Bil’s rating (out of 5): BB.5.
USA, 2003. Revolution Studios, Red Om Films. Screenplay by Lawrence Konner, Mark Rosenthal. Cinematography by Anastas N. Michos. Produced by Elaine Goldsmith-Thomas, Paul Schiff, Deborah Schindler. Music by Rachel Portman. Production Design by Jane Musky. Costume Design by Michael Dennison. Film Editing by Mick Audsley. Golden Globe Awards 2003. Phoenix Film Critics Awards 2003.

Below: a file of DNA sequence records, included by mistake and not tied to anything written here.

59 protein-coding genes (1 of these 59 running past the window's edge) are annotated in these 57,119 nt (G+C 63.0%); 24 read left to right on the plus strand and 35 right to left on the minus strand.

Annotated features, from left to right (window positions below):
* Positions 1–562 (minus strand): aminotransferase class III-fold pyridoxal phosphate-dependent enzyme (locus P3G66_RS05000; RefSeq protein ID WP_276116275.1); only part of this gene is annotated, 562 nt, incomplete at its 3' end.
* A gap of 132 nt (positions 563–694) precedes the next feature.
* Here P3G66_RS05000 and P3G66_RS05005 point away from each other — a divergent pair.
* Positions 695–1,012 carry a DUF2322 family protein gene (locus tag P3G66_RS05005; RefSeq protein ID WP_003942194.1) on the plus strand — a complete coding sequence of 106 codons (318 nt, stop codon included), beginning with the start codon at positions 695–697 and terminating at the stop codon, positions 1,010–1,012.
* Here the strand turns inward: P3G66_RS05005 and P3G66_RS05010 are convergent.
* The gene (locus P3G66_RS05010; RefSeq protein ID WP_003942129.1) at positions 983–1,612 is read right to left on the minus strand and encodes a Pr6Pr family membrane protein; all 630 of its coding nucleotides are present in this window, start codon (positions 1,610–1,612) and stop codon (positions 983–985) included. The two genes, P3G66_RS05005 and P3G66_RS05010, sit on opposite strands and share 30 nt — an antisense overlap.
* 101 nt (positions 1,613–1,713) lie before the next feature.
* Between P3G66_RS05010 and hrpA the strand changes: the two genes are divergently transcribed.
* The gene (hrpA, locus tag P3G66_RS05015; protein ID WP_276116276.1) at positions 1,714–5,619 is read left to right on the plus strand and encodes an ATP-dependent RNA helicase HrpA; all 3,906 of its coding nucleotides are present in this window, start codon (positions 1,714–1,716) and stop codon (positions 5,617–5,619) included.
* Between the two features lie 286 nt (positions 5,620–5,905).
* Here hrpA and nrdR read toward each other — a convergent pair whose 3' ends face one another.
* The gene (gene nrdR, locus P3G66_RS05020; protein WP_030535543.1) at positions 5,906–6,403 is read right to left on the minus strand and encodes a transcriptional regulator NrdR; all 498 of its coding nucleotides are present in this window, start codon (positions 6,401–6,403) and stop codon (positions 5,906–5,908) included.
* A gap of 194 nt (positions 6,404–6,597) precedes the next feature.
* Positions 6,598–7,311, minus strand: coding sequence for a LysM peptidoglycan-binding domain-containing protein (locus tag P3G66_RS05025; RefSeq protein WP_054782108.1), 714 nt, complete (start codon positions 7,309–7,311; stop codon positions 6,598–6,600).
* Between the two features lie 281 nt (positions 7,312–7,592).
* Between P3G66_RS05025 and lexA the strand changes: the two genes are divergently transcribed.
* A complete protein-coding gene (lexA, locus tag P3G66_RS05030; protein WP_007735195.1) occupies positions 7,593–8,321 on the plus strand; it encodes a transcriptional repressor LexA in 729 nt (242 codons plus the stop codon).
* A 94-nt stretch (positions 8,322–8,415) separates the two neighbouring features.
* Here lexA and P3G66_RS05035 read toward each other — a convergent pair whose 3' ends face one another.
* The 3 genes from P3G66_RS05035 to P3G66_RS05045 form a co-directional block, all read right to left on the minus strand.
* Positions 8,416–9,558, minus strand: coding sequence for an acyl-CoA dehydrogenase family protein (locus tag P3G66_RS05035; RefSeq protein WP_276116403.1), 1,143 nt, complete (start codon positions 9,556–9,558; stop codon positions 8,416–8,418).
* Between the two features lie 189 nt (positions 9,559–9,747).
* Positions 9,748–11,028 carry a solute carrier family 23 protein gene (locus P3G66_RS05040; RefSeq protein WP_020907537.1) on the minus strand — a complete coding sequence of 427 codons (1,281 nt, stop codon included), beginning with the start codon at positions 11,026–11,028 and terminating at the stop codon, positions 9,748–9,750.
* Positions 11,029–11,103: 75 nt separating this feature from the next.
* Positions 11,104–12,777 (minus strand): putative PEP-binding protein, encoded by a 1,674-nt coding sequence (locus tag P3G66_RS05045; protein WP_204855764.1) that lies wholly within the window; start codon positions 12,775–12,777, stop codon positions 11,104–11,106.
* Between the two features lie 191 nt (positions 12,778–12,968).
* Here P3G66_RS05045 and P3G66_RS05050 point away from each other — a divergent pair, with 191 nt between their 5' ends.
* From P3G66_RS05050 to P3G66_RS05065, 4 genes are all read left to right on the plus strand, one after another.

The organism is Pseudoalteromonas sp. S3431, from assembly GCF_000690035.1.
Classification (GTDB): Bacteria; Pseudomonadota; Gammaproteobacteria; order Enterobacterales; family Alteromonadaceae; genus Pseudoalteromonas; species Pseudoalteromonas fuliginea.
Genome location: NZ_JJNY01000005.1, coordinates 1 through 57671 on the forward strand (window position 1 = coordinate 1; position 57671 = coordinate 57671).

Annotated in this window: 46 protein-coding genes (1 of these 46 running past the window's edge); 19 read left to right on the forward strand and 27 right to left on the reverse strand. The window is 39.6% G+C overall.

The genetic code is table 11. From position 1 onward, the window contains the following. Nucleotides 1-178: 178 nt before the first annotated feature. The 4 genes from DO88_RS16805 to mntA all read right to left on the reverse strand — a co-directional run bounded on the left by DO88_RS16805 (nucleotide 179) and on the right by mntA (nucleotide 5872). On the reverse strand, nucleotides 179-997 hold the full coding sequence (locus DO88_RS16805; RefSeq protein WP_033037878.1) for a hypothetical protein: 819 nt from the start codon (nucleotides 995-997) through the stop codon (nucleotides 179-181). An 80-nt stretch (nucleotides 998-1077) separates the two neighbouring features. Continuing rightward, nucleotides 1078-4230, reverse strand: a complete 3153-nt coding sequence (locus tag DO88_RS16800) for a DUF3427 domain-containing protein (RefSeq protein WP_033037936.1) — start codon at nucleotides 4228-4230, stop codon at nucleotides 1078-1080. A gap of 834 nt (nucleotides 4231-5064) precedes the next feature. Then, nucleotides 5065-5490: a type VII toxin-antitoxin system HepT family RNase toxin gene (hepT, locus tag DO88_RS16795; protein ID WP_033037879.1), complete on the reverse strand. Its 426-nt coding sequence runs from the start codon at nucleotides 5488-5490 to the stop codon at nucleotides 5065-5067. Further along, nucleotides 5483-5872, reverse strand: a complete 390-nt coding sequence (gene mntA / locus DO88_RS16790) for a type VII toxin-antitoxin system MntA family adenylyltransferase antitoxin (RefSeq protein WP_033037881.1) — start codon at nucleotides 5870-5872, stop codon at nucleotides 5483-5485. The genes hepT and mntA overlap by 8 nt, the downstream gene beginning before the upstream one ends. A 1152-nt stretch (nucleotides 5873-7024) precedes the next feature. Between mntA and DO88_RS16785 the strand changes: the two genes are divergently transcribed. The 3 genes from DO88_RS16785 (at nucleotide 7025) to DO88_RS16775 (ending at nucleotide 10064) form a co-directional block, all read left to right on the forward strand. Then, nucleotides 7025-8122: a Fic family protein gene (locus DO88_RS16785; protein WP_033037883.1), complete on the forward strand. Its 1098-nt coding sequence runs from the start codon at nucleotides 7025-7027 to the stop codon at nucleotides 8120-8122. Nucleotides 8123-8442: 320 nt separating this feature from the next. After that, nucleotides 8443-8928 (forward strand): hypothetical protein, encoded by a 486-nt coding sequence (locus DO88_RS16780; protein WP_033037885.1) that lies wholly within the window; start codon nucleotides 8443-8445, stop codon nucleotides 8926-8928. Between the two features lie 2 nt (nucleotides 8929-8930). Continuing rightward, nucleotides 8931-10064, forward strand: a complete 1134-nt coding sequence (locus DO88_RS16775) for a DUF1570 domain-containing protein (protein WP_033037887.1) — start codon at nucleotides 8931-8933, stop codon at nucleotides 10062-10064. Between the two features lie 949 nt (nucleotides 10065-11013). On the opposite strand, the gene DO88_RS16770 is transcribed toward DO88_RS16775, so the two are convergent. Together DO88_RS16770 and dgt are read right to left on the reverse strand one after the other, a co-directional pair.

It is 1953 and Julia Roberts is a liberated California university fine arts professor who gets a coveted position teaching students at a snooty, all-female college on the east coast. Thinking herself perfect for the job, she is shocked when she arrives and discovers an entire society of young women who are only biding their time in school until they can find husbands and live out a happy Stepford dream. Her attempts to open their eyes to the many possibilities of life, which could include marriage should the women choose that as well as their careers, are met with fear and resistance, not to mention all-out open warfare from one student (Kirsten Dunst), whose snooty mother holds a lot of weight with the school’s advisory board. Easily comparable as a female Dead Poets Society, this amiable film gets bogged down in a tired screenplay and uninspiring characters. While it deals with many important issues, its dramatic conflicts are not in the least bit satisfying thanks to its reliance on too many cliches: no inhabitants of the world on display show any characteristics that we haven’t seen in a million other class-conscious Hollywood movies; Maggie Gyllenhaal‘s character in particular, a token wild-child sexpot, tries so hard to not conform to any cinematic standards that she ends up coming off as a bigger cliché than all the rest. Roberts is her usual strong and charismatic self, but the film loses an opportunity by never allowing what could be some deliciously mouthy feminism from someone so talented at being uppity in films really bloom. A sequence that shows the connection between advertising, corporate America and the strengthening of constrictive gender role-playing is about the only sharp revelation to be gleaned here; the rest of it is just soap-opera boredom that is too long by half and too complicated by its overabundance of plot lines to be satisfying or effective.